My journey as a new journalist in Kashmir and the stories that unraveled to unsettle me
AS I watch the view from my window these days, I imagine myself a girl caught in curbs in the mountains which Kashmiris call their home. Her daily struggle leaves me dazed, as I perceive myself a prisoner in my own home now. I think of these iron grills in my window as some prison partition, coming in the way of my liberty.
Lockdown hasn’t done anything good to the majority but to me, it has done wonders. I got an opportunity to work with a leading Kashmiri news organization. In my opinion, people shouldn’t take up Journalism as a profession to earn a humongous amount of money. They should take up this dutiful profession to feed their soul/ Zameer and to make sure they are giving back to society something valuable. Though, I admit, this is not true of everyone. While taking this pathway, many of us get diverted and corrupted too. I guess that’s what power does, if not used properly.
I am not experienced enough in the industry yet. After graduating with a journalism degree, the idea of working in Kashmir or what they call doing, ‘real journalism’ dawned upon me.
I must admit, I did not know much about the place beyond what was fed to me through dominant narratives about this place. All I cared about was Kashmir — the deadly beauty that was always in the news. I guess this is how most non-kashmiris view Kashmir; a disturbed beautiful place in news.
However, soon my knowledge expanded and so did my empathy towards this place. The dawns are different for both of us, the night is not as quiet as we think, and the beauty of the valley has turned poisonous because of political turmoil. The ecstasy has a cost of eulogy now. Children have lost their childhood, schools/colleges have no functioning hours, and livelihood has a price in the valley.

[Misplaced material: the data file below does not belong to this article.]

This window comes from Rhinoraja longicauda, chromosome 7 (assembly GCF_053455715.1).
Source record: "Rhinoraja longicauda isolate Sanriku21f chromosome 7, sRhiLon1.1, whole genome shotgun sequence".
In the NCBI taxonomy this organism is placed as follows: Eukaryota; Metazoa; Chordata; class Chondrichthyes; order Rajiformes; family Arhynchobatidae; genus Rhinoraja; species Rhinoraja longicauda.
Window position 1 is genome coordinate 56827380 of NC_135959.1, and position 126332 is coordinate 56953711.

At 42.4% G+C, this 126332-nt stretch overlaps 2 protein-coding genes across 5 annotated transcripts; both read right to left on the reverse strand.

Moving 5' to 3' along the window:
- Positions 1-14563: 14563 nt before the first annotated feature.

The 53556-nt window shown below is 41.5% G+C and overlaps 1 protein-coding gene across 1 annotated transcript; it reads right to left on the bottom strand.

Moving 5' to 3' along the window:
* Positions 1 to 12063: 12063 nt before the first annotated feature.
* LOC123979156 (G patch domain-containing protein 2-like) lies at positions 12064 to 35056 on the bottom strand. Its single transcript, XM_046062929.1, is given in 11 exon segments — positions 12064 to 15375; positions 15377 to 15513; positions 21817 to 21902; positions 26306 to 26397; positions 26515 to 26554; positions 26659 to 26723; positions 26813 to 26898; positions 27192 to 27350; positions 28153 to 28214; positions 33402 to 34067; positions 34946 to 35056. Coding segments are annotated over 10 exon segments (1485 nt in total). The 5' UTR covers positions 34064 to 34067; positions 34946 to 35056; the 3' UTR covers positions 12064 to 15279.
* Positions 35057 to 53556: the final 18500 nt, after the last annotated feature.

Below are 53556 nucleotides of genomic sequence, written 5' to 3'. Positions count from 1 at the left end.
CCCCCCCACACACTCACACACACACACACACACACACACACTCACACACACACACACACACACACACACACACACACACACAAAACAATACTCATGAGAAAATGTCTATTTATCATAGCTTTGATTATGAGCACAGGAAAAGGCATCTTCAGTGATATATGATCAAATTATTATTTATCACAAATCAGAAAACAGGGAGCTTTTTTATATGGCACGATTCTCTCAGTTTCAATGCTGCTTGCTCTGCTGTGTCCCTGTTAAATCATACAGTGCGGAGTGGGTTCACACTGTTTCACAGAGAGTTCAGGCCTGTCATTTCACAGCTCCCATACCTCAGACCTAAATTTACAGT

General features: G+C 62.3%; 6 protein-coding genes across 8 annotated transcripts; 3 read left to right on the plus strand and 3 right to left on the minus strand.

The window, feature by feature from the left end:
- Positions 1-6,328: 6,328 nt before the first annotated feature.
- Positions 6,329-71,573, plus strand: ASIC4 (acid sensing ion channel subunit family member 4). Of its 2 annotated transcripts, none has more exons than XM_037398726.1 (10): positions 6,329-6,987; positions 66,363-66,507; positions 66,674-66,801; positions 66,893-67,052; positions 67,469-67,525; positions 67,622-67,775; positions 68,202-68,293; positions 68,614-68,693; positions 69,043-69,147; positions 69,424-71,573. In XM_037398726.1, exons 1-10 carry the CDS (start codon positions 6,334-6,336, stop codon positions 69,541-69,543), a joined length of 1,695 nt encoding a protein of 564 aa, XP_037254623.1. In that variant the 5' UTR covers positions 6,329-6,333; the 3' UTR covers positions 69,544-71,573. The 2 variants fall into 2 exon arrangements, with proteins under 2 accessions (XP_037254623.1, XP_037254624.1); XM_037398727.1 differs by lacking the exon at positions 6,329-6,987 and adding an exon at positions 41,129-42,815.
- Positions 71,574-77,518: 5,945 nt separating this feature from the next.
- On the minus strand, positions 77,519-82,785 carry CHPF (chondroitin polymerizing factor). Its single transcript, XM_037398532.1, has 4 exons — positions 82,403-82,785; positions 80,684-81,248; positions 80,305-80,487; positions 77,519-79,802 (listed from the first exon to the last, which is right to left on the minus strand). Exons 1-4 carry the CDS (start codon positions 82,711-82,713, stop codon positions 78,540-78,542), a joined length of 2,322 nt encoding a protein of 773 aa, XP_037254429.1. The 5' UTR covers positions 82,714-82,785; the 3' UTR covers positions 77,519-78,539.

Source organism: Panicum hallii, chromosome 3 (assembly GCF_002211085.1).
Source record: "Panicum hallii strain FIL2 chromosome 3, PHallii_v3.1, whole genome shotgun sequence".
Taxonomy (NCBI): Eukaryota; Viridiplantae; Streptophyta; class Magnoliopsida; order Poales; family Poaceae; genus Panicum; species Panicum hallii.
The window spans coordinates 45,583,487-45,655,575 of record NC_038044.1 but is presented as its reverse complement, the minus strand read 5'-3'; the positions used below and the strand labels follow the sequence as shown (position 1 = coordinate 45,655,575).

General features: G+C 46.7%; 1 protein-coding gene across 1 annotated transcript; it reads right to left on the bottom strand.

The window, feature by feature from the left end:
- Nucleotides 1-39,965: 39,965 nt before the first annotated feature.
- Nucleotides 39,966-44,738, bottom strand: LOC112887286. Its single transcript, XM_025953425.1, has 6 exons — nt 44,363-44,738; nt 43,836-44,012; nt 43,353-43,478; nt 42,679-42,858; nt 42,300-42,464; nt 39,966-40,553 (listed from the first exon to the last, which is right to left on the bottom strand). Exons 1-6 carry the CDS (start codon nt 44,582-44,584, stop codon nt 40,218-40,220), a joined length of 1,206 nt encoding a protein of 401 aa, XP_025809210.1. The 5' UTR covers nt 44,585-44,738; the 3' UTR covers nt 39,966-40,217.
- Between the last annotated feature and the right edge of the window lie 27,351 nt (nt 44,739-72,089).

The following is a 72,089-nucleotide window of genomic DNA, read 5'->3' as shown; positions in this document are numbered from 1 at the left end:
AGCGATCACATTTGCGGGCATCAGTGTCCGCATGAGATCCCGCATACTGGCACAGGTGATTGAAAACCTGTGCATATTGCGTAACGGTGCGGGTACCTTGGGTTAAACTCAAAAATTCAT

The time after the abrogation of Article 370 was one that was communicated to Indians with lies. We had seen a quiet, peaceful and functioning Kashmir. But when I started working here, I found it torn, disturbed, and struggling for life.
As I said before, I don’t have much experience in this field yet. However, one story that has deeply unsettled me is the one where I tried to explore the state of mental health in the valley. This story was an eye-opener; for me more than anybody else.
While filing the story, I came across a Kashmiri sentence, Dil Chu Aamut Phatnas which means, “My heart is tearing apart in suffocation”. Nothing else has ever managed to pierce through my heart as unforgivingly as this phrase.
In the presence of lockdowns and communication blackouts, Kashmiris socialize through what is known here as, ‘Daraev kin Darbar’. To combat isolation, loneliness, political and emotional turmoil, people talk through windows to maintain sanity.
I do not know if my work will ever bring their stories out or make any impact. However, the more I feel for the place, the more I’m determined to do so.
The narrative that non-Kashmiris are fed and the reality of Kashmir are entirely different. In the presence of so many false narratives, one must as I did, try reading more books related to Kashmir, look at archived news items and watch documentaries about the place.
For me, the journey of learning and unlearning has already begun — especially through fulfilling conversations with my editor who has been very helpful and humane in my journey of exploring Kashmir.
While I hear birds chirping near my window in Mumbai. I sip my hot chai and see these long buildings standing dead. Alarming ambulances rumbling on abandoned roads further surge the sense of siege. I may never know Kashmir as Kashmiris. My sympathy will never match the magnitude of their alienation but it can surely develop in me a sense that may allow me to be honest — in expression and understanding.
- The author can be reached at [email protected]
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